Almost half of Australian IT leaders will drive their organisations' transition to hybrid cloud infrastructure over the next few years, according to a study by Microsoft. Approximately 40 percent of Australian respondents indicated that their organisations are already transitioning to hybrid cloud with either integrated or non-integrated public and private cloud infrastructure. Microsoft expects this number to increase to 49 percent in the next 12 to 18 months. However, 43 percent of IT leaders in Australia are still using only private cloud, while 17 percent are using only public cloud solutions, according to the survey that sampled 1,200 IT leaders within Asia Pacific. Australian organisations are not likely to increase their investments in private or public-only cloud solutions, it added.
More than half of all Australian CIOs and IT leaders will be increasing their investment in public cloud infrastructure as a service (IaaS) in the upcoming year, according to a new study by analyst firm Telsyte. The Australian IaaS market is expected to reach AU$621 million by the end of 2016, representing more than 60 percent growth since 2015. Telsyte has also predicted that IaaS expenditure will surpass AU$1 billion by 2020. The increase in spending is being driven by a shift in IT priorities, according to Telsyte, with IT infrastructure management becoming a top concern for Australian CIOs in the past 12 months, matching security for the first time. The Telsyte Australian Infrastructure & Cloud Computing Market Study 2017 also showed that big data analytics, storage, Internet of Things (IoT), artificial intelligence, and process digitisation are all driving the demand for cloud services.
Australian companies that embrace experimentation, strategic risk taking, and constant learning experience better outcomes from their digital transformation programs, a new Microsoft study has found. Microsoft recently conducted interviews with 30 senior leaders in both public and private sector organisations to better understand the success factors and obstacles involved in digital transformation, which the tech giant defines broadly as "harnessing new technologies to improve business outcomes". Embracing digital transformation: Experiences from Australian organisations states that there is no right way to approach digital transformation; however, most Australian organisations opted for a "test and learn" approach involving discrete projects and experiments, rather than structured programs. This experimental approach allowed for faster iterations and encouraged buy-in from the rest of the business, according to Microsoft's research. Improving customer experience remained the top driver and starting point of digital transformation.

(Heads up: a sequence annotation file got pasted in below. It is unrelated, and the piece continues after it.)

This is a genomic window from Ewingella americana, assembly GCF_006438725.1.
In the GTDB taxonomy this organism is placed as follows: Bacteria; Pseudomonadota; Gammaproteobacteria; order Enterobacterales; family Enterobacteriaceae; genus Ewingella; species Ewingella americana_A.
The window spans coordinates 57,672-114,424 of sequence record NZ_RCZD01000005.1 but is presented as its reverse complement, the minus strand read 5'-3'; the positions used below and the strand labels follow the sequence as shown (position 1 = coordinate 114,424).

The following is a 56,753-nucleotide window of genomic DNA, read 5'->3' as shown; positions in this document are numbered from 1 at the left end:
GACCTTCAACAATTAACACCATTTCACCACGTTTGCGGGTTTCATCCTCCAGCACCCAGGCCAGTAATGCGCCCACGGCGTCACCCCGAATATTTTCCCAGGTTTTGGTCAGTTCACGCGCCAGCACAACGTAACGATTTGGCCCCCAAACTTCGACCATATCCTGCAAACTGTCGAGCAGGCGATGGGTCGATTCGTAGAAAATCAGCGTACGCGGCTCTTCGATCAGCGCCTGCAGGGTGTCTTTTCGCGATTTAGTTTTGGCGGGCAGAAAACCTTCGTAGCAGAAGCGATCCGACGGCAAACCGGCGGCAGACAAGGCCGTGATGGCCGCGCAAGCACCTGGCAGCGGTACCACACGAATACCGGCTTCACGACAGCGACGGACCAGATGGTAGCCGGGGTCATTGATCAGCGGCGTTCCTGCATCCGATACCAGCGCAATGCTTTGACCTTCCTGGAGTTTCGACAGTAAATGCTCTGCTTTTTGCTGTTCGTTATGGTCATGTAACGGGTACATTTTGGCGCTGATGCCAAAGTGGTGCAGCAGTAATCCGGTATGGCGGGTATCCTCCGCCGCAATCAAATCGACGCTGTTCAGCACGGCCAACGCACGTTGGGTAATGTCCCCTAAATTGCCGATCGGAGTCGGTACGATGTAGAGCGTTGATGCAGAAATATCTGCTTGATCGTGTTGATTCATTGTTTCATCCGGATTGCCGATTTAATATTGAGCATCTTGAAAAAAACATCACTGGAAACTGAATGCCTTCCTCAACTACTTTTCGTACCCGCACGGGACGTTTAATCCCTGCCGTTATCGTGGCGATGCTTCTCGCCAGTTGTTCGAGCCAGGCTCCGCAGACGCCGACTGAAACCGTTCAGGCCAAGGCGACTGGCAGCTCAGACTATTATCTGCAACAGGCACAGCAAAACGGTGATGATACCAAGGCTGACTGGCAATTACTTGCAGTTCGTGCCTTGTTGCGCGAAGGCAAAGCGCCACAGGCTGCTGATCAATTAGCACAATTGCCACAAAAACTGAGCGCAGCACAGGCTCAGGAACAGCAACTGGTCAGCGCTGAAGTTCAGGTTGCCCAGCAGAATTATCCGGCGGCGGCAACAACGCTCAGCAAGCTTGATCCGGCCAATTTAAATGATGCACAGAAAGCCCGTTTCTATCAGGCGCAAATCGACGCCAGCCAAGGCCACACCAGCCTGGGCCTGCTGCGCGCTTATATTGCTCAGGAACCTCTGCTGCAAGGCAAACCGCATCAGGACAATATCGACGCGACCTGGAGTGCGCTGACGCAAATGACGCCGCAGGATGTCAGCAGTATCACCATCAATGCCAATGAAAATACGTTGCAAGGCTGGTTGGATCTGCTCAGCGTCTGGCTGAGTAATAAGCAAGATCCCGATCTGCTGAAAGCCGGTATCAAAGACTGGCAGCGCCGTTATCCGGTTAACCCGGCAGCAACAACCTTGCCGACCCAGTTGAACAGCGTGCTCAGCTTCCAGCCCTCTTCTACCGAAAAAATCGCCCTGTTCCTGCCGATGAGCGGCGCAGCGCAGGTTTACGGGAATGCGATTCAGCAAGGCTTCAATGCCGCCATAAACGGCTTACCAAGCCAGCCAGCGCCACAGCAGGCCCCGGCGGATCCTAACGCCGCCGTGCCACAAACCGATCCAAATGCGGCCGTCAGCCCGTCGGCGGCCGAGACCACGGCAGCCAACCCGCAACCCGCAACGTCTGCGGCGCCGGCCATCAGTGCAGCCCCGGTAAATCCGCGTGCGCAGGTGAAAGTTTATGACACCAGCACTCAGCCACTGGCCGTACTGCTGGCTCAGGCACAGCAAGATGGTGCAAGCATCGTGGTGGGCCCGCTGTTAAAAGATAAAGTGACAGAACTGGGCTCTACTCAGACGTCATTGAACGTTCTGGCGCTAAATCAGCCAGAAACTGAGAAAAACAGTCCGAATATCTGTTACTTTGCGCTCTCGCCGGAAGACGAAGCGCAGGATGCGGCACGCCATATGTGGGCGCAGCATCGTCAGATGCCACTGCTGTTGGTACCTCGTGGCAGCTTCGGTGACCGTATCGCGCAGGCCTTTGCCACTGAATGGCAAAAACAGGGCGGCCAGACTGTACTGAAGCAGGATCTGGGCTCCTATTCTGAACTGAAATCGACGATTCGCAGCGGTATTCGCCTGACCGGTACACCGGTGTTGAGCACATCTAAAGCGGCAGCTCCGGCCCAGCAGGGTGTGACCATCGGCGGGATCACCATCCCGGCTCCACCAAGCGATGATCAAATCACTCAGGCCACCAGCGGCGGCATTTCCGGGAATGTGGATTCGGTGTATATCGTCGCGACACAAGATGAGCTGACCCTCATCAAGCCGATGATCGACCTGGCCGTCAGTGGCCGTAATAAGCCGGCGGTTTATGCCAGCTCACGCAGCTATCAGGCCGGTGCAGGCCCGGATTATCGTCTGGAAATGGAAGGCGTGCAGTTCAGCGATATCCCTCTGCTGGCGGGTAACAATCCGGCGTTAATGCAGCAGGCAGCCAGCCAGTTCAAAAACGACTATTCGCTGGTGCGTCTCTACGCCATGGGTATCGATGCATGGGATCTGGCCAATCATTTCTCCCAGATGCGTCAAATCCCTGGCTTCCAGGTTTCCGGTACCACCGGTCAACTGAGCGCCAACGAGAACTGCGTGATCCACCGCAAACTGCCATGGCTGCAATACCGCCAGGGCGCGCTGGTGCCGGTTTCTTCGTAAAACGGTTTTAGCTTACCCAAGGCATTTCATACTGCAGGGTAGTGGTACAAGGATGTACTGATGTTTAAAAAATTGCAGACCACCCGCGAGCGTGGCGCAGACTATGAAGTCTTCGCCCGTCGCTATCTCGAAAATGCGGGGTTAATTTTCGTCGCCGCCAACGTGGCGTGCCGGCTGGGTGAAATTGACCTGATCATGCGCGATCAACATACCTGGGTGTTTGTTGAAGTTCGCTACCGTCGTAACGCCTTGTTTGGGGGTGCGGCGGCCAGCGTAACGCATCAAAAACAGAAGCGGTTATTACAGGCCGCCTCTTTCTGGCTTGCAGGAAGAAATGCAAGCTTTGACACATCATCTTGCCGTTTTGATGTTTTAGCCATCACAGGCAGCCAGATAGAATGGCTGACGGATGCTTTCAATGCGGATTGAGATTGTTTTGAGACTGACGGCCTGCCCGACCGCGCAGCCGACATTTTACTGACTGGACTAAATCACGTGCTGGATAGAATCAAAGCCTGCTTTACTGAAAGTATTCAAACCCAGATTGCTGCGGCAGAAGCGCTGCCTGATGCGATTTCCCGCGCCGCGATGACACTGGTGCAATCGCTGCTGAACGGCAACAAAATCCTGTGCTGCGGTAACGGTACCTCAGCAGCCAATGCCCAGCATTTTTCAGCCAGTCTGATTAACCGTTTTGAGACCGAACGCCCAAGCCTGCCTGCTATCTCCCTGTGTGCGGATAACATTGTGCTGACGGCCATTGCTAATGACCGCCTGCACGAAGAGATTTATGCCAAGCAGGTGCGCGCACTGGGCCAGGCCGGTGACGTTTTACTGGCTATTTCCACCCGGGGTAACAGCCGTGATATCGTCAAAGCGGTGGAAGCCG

Australia's Internet of Things at home market grew 55 percent in 2017 to reach AU$583 million, according to Telsyte, driven by a rapid uptake of smart speakers and increasing internet connectivity for appliances such as air conditioners and security cameras. The Telsyte Australian IoT@Home Market Study 2018 revealed that the average Australian household now has 17.1 connected devices in 2018, up from 13.7 in 2017. Telsyte said an "internet-connected device explosion" will drive this number to 37, or 381 million devices nationally, by 2022. The Internet of Things explained: What the IoT is, and where it's going next. "Building connectivity into consumer products will allow manufacturers to develop new business models and provide intelligent services that not only change consumers' lifestyles, but disrupt a number of traditional industries," said Telsyte managing director Foad Fadaghi.
In 2016, digitalisation is no longer a trend, but a core competency. As we head into 2017 knee-deep in the digital business era, Chief Information Officers (CIOs) in Australia have to identify how best to exploit technology to maximise the efficacy and efficiency of business processes, decrease operational costs, improve customer experience, grow revenue, and create additional revenue streams -- all the while staying within a budget. According to a recent study by Gartner, funding and budgets have been identified globally as the second biggest hindrance to CIOs achieving their objectives, the biggest being talent gaps. Research by Telsyte, on the other hand, shows 75 percent of IT budgets in Australia are spent on operations and transformation programs, with 25 percent left for innovation. In Australia, IT budgets have been relatively consistent, with Gartner expecting spending to reach almost AU 80 billion by the end of 2016, a 2.5 percent increase from last year when reported in local currency.